So what will a €35,000 ID3 be worth in three years' time? What's its EV battery life?
They haven't definitively worked out the level of ID depreciation yet but Gerrit cites other market experience. "When you look at the residual values of an e-Golf in Norway, it is the same as an ordinary Golf."
Batteries, meantime, are tailored to the lifetime of a car: typically 10 years upwards. They intend giving their EV owners a "battery health check" so they're confident "for a very long time".
He is convinced PCPs or private lease contracts will play a key role in the rollout of EVs. "You will know exactly what your monthly cost will be. You'll get a service and maintenance package too. There is no risk." They will do the same for used EVs.
He suggests buyers should "leave the risk with us" by going PCP (60pc of retail business), or private lease. "We feel the risks are quite low."
But changing our mentality about charging/range is a big challenge.
"We need to teach our customers why they don't need to be worried if they see a remaining range of 100kms. There are real consumers in other markets who handle that very well on a daily basis. So we need to reassure our buyers on how it works."
Here are some stats to put distance and range in perspective: The average Irish commute is 15kms (2016 official data). Only 6pc drive more than 50kms. A European study shows 80pc of charging is done at home. On that basis, Gerrit believes a range of 300kms basically gets you anywhere in an Irish context.
No such short distances in Norway (it keeps cropping up as it's a best-practice model). It is 1,800kms long; 450km at its widest. Population: 5.25m. Ireland is 450kms long and 275km wide; population: 4.78m. So distances here are small by comparison.
The most frequented longer journeys are Dublin to Sligo, Tralee, Cork, Letterkenny and Belfast. Tralee is longest of these at 299km: "The ID3 mid-range model is 420km."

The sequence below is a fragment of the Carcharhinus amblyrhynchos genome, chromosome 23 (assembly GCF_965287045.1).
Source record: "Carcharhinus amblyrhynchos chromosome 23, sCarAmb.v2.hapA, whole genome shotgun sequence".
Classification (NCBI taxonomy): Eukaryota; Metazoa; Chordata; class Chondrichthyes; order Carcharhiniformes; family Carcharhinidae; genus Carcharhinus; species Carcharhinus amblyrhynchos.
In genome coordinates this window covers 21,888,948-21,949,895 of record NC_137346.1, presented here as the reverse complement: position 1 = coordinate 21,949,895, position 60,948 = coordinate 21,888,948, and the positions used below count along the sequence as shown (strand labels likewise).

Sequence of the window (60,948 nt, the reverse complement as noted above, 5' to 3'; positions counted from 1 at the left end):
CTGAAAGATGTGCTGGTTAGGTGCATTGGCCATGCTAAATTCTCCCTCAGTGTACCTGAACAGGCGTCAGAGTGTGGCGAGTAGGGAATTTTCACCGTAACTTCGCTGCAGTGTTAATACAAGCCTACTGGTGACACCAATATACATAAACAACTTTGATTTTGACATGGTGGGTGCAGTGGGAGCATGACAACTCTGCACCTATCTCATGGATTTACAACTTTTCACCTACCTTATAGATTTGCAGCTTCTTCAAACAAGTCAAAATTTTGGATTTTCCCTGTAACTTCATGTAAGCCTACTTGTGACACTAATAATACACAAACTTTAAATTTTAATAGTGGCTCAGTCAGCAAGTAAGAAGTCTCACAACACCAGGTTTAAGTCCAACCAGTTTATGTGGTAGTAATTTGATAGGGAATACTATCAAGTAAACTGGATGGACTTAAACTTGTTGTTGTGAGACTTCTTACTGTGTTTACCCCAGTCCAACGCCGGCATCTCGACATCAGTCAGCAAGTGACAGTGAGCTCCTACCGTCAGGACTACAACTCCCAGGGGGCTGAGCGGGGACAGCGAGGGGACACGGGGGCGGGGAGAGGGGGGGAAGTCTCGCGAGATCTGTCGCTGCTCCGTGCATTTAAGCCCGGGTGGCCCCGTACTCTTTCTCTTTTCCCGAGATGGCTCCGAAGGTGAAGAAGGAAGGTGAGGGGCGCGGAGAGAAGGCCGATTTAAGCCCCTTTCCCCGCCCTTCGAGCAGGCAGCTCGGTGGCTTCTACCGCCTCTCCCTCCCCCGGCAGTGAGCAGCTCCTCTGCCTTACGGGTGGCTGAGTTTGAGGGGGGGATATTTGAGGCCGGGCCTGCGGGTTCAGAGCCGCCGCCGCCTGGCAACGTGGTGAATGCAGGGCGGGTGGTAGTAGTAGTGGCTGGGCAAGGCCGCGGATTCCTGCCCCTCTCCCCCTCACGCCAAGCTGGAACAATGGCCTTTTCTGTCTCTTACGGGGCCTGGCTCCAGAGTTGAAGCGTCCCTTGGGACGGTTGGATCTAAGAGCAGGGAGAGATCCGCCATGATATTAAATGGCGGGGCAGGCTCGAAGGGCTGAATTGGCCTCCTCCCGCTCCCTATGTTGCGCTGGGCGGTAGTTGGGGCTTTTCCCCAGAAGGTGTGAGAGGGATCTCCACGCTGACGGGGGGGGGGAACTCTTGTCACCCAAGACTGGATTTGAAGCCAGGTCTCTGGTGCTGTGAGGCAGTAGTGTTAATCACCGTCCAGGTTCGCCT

Also remember, he reminds me, that on a high-powered IONITY station you will be able to get an 80pc charge in a couple of minutes. And "on the ID First Edition 100kW DC charger you'll get 260km in 30 minutes." There will also be a nav system to direct and advise on timing your driving break and charging needs on one of those major journeys.
He warms to the theme - and offers another perspective for those with seemingly incurable range anxiety. Many households have two cars: "People covering long distances have a diesel." So why not have an ICE (internal combustion engine) for long, and an EV for shorter distances?
There's the 'D' word (diesel). It had to come up. "Yes, we believe in diesel. We believe in combustion engines for a long time. We believe that to get C02 under control we need diesel. We will not be able to change things overnight."
There will come a time when they won't make new internal combustion engines: "But in the next 20 years we need these cars and we believe they are making an important contribution, especially the diesel."
Charging? Home smart-charger Volkswagen wallboxes will cost around €800. You get a €600 grant but there will be installation costs (they're working on a package for that too).
So a lot of traditional concerns and potential practical impediments are being sorted at the motor industry end.
But all automakers I've spoken with this past year say the same thing as Gerrit: they can only do so much. "We are depending on the government and local authorities to give confidence to people to go to a public charge point and ensure there isn't a diesel car blocking them."
There is also urgent need for more investment in the public charging structure: "Ireland has to catch up." This week's climate action plan suggests we can do so. And there are "best practises" in other countries to make catchup speedier, more effective.
Yes, the state's monetary encouragements for you to buy an electric car is great but "we also need infrastructure". Again, this week's plan promises much on that front.
Government and motor industry have massive financial incentives to get as many emission-free cars on the road as quickly as possible. If they don't, they face mega fines. And, as Volkswagen can attest from Dieselgate, there is nothing like the threat of financial punishment to focus the mind.